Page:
When Jenna Dooley (then Jenna Wright) first walked into WNIJ as a college freshman, little did she know that she would build a career in public broadcasting, first as a “Morning Edition” host at WUIS-FM in Springfield, Illinois, and later returning to WNIJ as a reporter and news director. She recently garnered recognition – and a chance to make a positive difference in the field of news broadcasting – with her election as president of the Illinois News Broadcasters Association (INBA).
Dooley says of her introduction to news broadcasting, “During high school in Orion, Illinois, I had an assignment to shadow someone in a field I was interested in. I shadowed a local TV reporter who had worked at WNIJ as a student and highly encouraged me to reach out to the station once I arrived on campus. So, as a freshman in the fall of 2003, I walked into the station and asked for work!”
This bold move paid off, and Dooley began working as a board operator on nights and weekends. She worked part time at the station while earning her bachelor’s degree in journalism at NIU, and she later went on to earn her master’s degree in public affairs reporting from the University of Illinois-Springfield. Dooley is a former “Newsfinder of the Year” from the Illinois Associated Press and recipient of NIU’s Donald R. Grubb Journalism Alumni Award.
Dooley credits a number of mentors, including WNIJ’s Dan Klefstad and Susan Stephens, as well as Allen May and Alex Wiertelak (formerly faculty members with the Northern Television Center), with teaching her the ropes of broadcasting, editing and newswriting during her student years at NIU.
This focus on mentorship and personal connections shapes Dooley’s approach to her new role as INBA president, where she says she plans to personally reach out to each of the current 145-plus members to see how they’re doing and how the organization can support them. Dooley also intends to establish a network of mentors to support professionals early in their careers.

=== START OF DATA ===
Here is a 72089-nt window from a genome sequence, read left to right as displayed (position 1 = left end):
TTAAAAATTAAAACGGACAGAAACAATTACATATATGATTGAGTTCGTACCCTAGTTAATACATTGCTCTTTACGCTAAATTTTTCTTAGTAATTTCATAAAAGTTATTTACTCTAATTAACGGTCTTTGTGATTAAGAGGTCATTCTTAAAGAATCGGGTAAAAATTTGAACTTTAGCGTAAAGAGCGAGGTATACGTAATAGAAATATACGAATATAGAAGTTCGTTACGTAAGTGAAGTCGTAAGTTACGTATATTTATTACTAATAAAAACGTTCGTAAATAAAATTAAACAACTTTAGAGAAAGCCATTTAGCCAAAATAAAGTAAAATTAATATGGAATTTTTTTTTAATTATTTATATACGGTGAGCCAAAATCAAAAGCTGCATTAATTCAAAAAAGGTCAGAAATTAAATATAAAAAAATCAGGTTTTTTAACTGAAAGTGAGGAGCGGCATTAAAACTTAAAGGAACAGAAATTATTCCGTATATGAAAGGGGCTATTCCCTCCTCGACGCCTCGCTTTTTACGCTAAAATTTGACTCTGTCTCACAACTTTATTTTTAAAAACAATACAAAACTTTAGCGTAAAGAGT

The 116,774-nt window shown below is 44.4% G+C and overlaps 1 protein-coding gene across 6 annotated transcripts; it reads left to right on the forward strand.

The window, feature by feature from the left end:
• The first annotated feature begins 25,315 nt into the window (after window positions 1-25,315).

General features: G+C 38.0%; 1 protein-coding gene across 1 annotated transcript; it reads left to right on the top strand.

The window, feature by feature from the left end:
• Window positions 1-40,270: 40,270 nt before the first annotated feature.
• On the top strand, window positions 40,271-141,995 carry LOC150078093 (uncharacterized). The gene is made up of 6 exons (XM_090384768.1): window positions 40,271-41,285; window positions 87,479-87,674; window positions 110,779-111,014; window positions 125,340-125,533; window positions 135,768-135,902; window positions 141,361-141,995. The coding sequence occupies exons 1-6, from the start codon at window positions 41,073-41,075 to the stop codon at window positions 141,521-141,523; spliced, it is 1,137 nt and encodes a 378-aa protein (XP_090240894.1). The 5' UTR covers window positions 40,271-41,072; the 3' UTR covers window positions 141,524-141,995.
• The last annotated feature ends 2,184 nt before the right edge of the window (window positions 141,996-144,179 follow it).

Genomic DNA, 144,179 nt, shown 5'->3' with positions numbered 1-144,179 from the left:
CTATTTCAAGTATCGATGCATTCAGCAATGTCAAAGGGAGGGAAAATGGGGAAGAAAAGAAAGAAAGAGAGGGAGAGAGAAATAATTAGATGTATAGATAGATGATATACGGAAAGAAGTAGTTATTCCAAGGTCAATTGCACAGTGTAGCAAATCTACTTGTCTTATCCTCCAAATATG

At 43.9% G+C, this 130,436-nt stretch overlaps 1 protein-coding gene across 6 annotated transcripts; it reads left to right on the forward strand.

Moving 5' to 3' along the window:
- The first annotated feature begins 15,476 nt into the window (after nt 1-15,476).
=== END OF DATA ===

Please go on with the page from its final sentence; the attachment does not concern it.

“Often, young reporters must leave their immediate support networks to take their first jobs,” Dooley says. “Once they land a job in a competitive field, it’s in a new community where the hours are long and unpredictable. Their ambition is an amazing attribute for their newsroom, but it can be a lonely time when cameras aren’t rolling. The Illinois News Broadcasters Association is more than 145 members strong with folks at all levels of their careers. Mid- to late-career reporters can draw strength from the enthusiasm of young reporters. Likewise, early-career journalists can hear from others who know what it’s like to live the unique lifestyle of a broadcaster.”
Founded in 1955 by news professionals from across the state, INBA continues to take an active role in educating, defending and promoting fellowship among those in the broadcasting industry. INBA also plays an important role in preparing the next generation of electronic journalists for this complex and ever-changing business. Dooley was elected during the organization’s fall convention held Sept. 26. She succeeds WREX station manager Josh Morgan, who served in the role for two years.
Dooley says the relationships and professional development shared at INBA are more important than ever right now. “Everyone is so isolated personally, and that has undoubtedly seeped into our professional lives,” she says. “Reporters have spent months running a marathon at a sprinting pace. It’s important that we give ourselves permission to practice the same self-care that we report to our audiences. My goal in talking to members is to ask how they are managing this stressful time and how we can work together to be a support system that they can rely on now and into the future.”
WNIJ 89.5 FM is part of Northern Public Radio, the broadcast arm of Northern Illinois University. The mission of Northern Public Radio is to enrich, inspire and inform adults in northern Illinois through programs and services that share ideas, encourage thought, give pleasure and create community. Learn more at northernpublicradio.org.